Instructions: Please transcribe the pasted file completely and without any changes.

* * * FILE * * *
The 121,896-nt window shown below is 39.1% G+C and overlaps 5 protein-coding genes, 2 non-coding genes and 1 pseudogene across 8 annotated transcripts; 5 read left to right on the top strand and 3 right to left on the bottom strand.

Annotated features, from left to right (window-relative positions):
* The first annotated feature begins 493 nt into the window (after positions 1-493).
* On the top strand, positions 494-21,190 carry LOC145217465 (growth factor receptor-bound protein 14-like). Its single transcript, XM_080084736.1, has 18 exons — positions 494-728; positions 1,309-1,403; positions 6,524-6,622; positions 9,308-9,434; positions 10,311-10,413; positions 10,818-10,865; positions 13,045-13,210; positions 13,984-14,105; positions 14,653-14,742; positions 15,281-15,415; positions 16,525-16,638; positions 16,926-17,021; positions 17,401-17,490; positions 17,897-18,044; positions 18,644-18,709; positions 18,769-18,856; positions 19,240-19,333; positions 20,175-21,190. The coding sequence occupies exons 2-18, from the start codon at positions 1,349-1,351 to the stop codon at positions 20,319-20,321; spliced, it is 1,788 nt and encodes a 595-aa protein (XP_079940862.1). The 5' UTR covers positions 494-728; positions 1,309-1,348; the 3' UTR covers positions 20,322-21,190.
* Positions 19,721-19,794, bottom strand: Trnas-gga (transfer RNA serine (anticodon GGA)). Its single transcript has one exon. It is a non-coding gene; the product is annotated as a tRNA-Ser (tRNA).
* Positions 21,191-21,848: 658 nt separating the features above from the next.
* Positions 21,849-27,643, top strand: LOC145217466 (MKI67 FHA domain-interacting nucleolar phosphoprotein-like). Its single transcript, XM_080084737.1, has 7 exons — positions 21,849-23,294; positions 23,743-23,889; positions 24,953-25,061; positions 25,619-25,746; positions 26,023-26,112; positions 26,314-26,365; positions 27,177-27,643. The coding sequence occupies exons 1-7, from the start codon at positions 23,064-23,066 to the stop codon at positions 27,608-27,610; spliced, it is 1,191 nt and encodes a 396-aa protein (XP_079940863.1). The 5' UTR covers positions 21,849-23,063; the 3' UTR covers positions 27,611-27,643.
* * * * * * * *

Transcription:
The 121,896-nt window shown below is 39.1% G+C and overlaps 5 protein-coding genes, 2 non-coding genes and 1 pseudogene across 8 annotated transcripts; 5 read left to right on the top strand and 3 right to left on the bottom strand.

Annotated features, from left to right (window-relative positions):
* The first annotated feature begins 493 nt into the window (after positions 1-493).
* On the top strand, positions 494-21,190 carry LOC145217465 (growth factor receptor-bound protein 14-like). Its single transcript, XM_080084736.1, has 18 exons — positions 494-728; positions 1,309-1,403; positions 6,524-6,622; positions 9,308-9,434; positions 10,311-10,413; positions 10,818-10,865; positions 13,045-13,210; positions 13,984-14,105; positions 14,653-14,742; positions 15,281-15,415; positions 16,525-16,638; positions 16,926-17,021; positions 17,401-17,490; positions 17,897-18,044; positions 18,644-18,709; positions 18,769-18,856; positions 19,240-19,333; positions 20,175-21,190. The coding sequence occupies exons 2-18, from the start codon at positions 1,349-1,351 to the stop codon at positions 20,319-20,321; spliced, it is 1,788 nt and encodes a 595-aa protein (XP_079940862.1). The 5' UTR covers positions 494-728; positions 1,309-1,348; the 3' UTR covers positions 20,322-21,190.
* Positions 19,721-19,794, bottom strand: Trnas-gga (transfer RNA serine (anticodon GGA)). Its single transcript has one exon. It is a non-coding gene; the product is annotated as a tRNA-Ser (tRNA).
* Positions 21,191-21,848: 658 nt separating the features above from the next.
* Positions 21,849-27,643, top strand: LOC145217466 (MKI67 FHA domain-interacting nucleolar phosphoprotein-like). Its single transcript, XM_080084737.1, has 7 exons — positions 21,849-23,294; positions 23,743-23,889; positions 24,953-25,061; positions 25,619-25,746; positions 26,023-26,112; positions 26,314-26,365; positions 27,177-27,643. The coding sequence occupies exons 1-7, from the start codon at positions 23,064-23,066 to the stop codon at positions 27,608-27,610; spliced, it is 1,191 nt and encodes a 396-aa protein (XP_079940863.1). The 5' UTR covers positions 21,849-23,063; the 3' UTR covers positions 27,611-27,643.